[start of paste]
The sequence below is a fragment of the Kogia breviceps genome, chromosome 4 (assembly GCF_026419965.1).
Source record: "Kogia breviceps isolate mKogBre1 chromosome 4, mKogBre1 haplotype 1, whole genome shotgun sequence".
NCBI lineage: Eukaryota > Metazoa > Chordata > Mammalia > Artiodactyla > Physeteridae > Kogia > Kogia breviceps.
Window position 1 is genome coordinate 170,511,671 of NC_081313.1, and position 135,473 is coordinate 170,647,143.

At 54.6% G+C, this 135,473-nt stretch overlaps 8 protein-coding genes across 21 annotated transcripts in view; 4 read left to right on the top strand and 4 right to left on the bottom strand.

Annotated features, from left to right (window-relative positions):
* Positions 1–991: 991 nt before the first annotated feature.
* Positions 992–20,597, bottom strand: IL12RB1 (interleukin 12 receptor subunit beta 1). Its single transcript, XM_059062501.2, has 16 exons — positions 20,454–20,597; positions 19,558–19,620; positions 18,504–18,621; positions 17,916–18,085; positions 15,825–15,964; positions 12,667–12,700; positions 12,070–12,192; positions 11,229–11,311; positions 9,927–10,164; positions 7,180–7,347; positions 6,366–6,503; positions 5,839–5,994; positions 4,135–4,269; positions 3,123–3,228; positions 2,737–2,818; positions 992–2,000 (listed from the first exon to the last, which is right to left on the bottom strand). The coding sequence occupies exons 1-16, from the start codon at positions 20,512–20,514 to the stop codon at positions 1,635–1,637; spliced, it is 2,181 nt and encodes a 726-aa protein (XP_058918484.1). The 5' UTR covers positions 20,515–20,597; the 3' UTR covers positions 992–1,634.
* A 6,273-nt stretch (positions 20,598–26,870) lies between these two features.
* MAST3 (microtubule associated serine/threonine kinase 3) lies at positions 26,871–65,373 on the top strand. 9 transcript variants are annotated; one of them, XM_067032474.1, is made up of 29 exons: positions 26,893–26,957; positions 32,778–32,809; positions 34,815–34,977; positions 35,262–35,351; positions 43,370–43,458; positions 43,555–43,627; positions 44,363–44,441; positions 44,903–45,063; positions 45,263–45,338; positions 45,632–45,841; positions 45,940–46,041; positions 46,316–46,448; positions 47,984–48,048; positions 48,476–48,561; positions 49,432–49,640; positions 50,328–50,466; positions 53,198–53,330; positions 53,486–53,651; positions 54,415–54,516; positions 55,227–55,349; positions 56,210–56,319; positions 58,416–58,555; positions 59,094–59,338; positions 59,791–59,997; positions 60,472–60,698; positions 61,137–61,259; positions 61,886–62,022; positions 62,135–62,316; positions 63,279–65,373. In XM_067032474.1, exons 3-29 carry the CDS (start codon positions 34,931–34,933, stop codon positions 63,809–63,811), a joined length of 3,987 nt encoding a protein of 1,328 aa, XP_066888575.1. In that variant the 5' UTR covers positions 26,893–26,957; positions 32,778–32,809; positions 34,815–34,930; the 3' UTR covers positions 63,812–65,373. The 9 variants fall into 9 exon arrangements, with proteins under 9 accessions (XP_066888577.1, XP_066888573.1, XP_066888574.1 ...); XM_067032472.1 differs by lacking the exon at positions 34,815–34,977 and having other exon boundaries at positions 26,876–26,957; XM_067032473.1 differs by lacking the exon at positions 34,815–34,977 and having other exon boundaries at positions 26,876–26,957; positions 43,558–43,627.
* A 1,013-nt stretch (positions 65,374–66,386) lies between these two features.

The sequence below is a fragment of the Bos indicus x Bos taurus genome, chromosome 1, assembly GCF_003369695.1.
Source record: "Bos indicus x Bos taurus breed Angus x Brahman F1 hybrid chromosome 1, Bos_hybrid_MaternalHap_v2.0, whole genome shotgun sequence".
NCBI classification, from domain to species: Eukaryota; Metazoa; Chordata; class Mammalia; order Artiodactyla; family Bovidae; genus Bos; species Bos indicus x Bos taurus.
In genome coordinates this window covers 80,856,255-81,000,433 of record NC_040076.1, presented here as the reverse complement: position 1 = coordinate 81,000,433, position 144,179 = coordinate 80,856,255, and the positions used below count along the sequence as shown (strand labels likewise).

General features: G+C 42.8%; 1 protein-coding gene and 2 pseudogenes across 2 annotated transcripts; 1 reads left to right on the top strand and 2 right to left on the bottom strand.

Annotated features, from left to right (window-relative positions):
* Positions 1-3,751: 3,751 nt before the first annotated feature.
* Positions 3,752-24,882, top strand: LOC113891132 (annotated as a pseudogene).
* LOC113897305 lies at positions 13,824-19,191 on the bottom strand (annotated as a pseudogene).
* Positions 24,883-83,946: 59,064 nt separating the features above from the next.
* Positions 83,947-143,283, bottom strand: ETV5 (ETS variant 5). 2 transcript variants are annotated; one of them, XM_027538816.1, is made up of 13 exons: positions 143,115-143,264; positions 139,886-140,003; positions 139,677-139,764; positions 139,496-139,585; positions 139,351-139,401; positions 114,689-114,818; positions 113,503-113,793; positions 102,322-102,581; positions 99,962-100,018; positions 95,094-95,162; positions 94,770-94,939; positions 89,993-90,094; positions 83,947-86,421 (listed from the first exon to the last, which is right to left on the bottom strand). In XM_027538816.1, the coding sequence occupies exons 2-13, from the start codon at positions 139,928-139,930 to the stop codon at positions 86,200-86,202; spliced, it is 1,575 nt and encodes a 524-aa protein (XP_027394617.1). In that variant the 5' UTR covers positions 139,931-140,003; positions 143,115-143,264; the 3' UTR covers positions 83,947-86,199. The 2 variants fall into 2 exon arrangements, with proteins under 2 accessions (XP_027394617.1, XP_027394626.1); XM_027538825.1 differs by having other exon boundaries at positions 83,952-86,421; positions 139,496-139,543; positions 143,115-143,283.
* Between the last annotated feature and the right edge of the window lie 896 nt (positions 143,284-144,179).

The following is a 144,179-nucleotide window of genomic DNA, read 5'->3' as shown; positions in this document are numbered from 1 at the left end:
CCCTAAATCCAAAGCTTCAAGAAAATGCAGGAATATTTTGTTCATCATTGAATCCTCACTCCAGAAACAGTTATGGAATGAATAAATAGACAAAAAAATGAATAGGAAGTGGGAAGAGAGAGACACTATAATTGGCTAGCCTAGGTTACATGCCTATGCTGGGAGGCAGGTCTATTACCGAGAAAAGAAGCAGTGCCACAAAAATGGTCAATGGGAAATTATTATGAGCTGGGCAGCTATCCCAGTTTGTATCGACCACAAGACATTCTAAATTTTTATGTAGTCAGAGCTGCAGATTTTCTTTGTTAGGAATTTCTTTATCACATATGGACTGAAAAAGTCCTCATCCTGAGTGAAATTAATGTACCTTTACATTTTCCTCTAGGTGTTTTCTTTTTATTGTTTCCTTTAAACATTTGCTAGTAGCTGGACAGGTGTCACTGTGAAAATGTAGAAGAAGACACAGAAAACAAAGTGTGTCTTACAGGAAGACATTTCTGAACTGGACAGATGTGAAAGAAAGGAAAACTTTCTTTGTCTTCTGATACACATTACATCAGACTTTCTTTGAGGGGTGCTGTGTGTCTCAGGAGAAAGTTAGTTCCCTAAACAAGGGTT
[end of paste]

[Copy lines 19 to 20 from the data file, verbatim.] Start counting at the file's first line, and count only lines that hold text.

* Positions 3,752-24,882, top strand: LOC113891132 (annotated as a pseudogene).
* LOC113897305 lies at positions 13,824-19,191 on the bottom strand (annotated as a pseudogene).